Amber’s Journey

She was nine and a half old years old the summer we turned our middle granddaughter into a trekker. Traveling in our thirty six foot motorhome, we took her to visit the national parks out west.

We arrived at Dodge City in time to visit the ‘old town’ and see the Wild West show. Next came, Trinidad and then Santa Fe with all the required shopping. Before we got to Albuquerque, we saw the Santo Domingo Pueblos and visited the trading post and a petting zoo at Cerrillos. We did the Museum of National History (Amber’s favorites were the Volcano room, dinosaurs and the elevator to the middle of the earth) and dined with family friends. We had been gone seven days.

On the eighth day, Amber woke up sobbing and announced she couldn’t breathe because we had driven too far away from Kansas. We tried reasoning with her, bribing her and begging her to stop but she cried for three days at which point, we arrived at the north rim of the Grand Canyon.

We parked the RV in a beautiful, quiet spot with a canopy of ponderosa pines, took our sobbing grandchild and made our way to the North Rim Lodge from where we called everyone she knew; her mom, her dad, her grandparents, her sister, her friends and then her mom again.

Did I mention Amber couldn’t go to sleep at night without T.V.? The campground on the north rim had no electric hook ups. That meant NO television. We ate dinner and then built a campfire and sat outside until one in the morning telling stories, talking, sharing secrets and singing songs, not necessarily in that order. Finally, from sheer exhaustion, she fell asleep. Glenn and I discussed taking her to Los Vegas and putting her on a plane back to Kansas City.

The next morning, she woke  as if none of it had happened. She chirped happily all through breakfast and declared herself ready for the next big adventure. We drove to St. George, went swimming, met lots of new friends and hooked up the T.V. Amber said the Weeping Rock at Zion National Park must be homesick which she understood since she had been missing her mommy and her daddy too, but by the time we got to Pahrump Nevada, she’d forgotten all about it (though we did call home much more often.)

We forged ahead, undaunted by a blinding dust storm through Death Valley, arriving at Sequoia National Park where Yucca’s flowered on stems the size of twenty foot tall telephone poles. It was June 14th, a perfect time to be there. The mountains bloomed with bright colored flowers. Amber gapped at the towering giant Sequoias, some over two thousand years old. The snow in the California Sierra Nevada Mountains delighted her as did the drive down Kings Canyon into San Joaquin Valley covered with orange and walnut groves, green corn fields and pecan trees.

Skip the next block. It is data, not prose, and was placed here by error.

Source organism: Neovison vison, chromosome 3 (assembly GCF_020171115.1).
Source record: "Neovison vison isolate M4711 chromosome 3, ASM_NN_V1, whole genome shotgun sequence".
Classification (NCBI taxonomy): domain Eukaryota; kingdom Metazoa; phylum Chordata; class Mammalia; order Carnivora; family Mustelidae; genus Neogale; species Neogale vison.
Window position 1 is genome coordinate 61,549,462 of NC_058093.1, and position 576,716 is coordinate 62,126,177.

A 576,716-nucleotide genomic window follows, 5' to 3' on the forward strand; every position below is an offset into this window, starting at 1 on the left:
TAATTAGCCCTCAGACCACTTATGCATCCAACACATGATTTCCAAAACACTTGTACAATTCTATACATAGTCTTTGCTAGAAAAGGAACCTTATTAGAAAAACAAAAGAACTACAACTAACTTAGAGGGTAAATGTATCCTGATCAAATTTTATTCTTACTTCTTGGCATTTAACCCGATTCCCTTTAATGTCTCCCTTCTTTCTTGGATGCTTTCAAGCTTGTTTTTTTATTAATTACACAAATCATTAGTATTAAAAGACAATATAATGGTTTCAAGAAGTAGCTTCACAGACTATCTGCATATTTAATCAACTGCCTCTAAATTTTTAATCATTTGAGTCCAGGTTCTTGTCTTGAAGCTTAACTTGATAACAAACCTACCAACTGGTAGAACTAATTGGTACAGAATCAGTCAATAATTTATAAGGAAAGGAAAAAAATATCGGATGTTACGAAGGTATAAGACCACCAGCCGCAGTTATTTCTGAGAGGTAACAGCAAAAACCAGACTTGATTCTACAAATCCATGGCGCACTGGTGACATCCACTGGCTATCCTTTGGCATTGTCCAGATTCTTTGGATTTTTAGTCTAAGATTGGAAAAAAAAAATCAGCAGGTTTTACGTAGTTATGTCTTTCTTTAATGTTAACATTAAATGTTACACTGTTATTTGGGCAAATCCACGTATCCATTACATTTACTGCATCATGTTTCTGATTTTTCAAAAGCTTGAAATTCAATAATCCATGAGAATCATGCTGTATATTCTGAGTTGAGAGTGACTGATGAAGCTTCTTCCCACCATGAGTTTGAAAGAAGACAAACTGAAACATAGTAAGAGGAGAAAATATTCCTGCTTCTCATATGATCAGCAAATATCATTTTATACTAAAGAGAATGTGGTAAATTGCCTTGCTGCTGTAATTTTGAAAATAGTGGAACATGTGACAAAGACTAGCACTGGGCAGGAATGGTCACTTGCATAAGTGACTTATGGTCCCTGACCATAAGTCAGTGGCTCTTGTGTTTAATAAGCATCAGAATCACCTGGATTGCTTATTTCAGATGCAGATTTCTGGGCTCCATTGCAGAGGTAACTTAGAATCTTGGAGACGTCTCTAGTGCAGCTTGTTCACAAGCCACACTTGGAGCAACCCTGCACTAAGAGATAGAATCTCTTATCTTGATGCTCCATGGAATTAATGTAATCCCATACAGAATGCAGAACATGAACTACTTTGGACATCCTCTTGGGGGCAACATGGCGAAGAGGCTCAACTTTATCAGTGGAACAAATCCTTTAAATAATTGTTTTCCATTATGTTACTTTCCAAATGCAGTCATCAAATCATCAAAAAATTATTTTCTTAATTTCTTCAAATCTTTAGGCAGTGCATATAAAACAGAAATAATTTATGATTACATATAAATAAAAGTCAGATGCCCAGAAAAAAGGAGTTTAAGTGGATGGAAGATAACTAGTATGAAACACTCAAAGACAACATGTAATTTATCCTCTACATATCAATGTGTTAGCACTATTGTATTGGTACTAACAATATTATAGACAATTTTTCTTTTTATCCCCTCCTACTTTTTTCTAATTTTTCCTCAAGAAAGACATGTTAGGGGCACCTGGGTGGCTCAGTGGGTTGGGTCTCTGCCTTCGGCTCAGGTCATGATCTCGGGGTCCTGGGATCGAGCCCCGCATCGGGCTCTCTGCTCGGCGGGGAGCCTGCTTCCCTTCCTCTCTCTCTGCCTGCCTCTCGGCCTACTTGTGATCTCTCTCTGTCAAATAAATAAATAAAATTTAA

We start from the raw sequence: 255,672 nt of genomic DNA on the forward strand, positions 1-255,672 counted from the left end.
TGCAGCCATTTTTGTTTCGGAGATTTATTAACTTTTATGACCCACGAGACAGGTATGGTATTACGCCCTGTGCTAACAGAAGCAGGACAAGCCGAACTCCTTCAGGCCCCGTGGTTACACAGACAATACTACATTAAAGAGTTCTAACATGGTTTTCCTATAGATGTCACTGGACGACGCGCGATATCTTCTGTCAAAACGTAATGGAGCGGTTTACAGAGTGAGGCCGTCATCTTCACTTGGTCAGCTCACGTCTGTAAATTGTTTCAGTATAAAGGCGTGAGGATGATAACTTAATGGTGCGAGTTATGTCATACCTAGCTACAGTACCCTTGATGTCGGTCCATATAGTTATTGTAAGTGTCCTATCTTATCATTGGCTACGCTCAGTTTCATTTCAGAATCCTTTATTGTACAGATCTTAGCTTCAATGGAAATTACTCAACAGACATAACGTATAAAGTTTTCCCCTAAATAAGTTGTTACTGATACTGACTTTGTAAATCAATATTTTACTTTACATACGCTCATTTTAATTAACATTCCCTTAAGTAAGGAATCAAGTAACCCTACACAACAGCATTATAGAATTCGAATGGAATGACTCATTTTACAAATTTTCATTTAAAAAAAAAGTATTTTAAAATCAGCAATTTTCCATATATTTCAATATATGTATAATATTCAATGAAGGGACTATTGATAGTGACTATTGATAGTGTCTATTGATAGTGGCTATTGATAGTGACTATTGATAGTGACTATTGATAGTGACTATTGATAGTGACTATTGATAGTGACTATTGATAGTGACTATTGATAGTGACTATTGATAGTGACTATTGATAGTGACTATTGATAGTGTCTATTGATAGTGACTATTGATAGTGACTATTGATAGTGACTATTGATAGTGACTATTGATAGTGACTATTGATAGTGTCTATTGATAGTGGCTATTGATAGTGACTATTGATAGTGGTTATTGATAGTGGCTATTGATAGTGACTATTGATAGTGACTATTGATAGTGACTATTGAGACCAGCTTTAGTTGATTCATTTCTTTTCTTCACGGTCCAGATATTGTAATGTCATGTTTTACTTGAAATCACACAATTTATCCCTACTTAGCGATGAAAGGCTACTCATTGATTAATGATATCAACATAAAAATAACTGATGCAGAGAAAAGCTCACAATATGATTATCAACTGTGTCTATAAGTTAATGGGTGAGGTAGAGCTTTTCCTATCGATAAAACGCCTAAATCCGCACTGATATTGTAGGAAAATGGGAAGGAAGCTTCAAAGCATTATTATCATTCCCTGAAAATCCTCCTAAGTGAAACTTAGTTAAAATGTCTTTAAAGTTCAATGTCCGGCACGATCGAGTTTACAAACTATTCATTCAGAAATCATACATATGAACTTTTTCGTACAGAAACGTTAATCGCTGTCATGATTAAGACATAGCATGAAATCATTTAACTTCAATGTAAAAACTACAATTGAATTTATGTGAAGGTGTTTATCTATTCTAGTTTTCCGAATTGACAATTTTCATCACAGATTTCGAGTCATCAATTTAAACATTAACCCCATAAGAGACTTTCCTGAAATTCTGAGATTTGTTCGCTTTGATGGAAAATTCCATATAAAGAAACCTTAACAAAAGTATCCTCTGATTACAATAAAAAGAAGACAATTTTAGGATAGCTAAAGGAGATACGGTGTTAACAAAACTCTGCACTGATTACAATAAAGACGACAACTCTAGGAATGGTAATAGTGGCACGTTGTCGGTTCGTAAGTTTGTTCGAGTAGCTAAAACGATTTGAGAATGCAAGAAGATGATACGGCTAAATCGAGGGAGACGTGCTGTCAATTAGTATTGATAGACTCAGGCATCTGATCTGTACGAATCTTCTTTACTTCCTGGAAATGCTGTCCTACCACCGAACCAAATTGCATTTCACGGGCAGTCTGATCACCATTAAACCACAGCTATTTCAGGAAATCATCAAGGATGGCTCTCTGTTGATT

In Sacramento, we received a royal welcome from family members and picked up Audra, our eight year old grandchild from Vancouver, Washington who had flown in to meet us. We fueled up on real, homemade Italian spaghetti and lots of hugs before heading out to pan for gold at Sutter’s Landing and hiking in Yosemite.

Our relatives met us at Snowflower Resort at Lake Tahoe for three days of R and R. We left them and drove to Crater National Park in Oregon and Burney Falls. Amber couldn’t stop taking pictures of the roaring water tumbling down the mountain into the swirling river below. We traveled through The Cascades, gawking at the snow covered three sisters mountains, created by volcanic action hundreds of years ago. We stopped along the way to fish and wade in crystal clear pools and streams.

In Vancouver, we picked up Audra’s mother and little brother and hurried on to Astoria in time to see the Fourth of July fireworks from the fun town of Seaside.

After leaving Audra, it was time to begin our journey home. First up, Yellowstone where Amber caught her big trout (set it free) and marveled at moose, bears and bubbling hot springs. We had no electricity here so no T.V. but by now, Amber was a seasoned traveler.

Half way between Yellowstone and Mt. Rushmore, we came upon a campground in the midst of an ice cream social. Amber loves ice cream so of course, we stopped and filled up on cones and cookies. But the best was yet to come.

After we visited Mt. Rushmore and the four presidents, some of whom were having facelifts, we arrived at our campground ranch in the black hills. We rode horses, backpacked and had scrumptious outdoor BBQs. Time for one last shopping excursion in nearby Keystone.  We’d been gone six weeks. It was time to head home.

Epilog:  Amber graduated from Colorado State and went to work for Outward Bound. She now works and lives in Australia and takes every opportunity to trek the world.

2 Responses to Amber’s Journey

  • Ann Kander says:

    Amber was the lucky one, she had a grandmther who knew her stuff! Not many people I know could have send their grandkids into the world with that backbround.Congratultions to Betty and Glenn and special kudos to the author of that marvelous travelogue!

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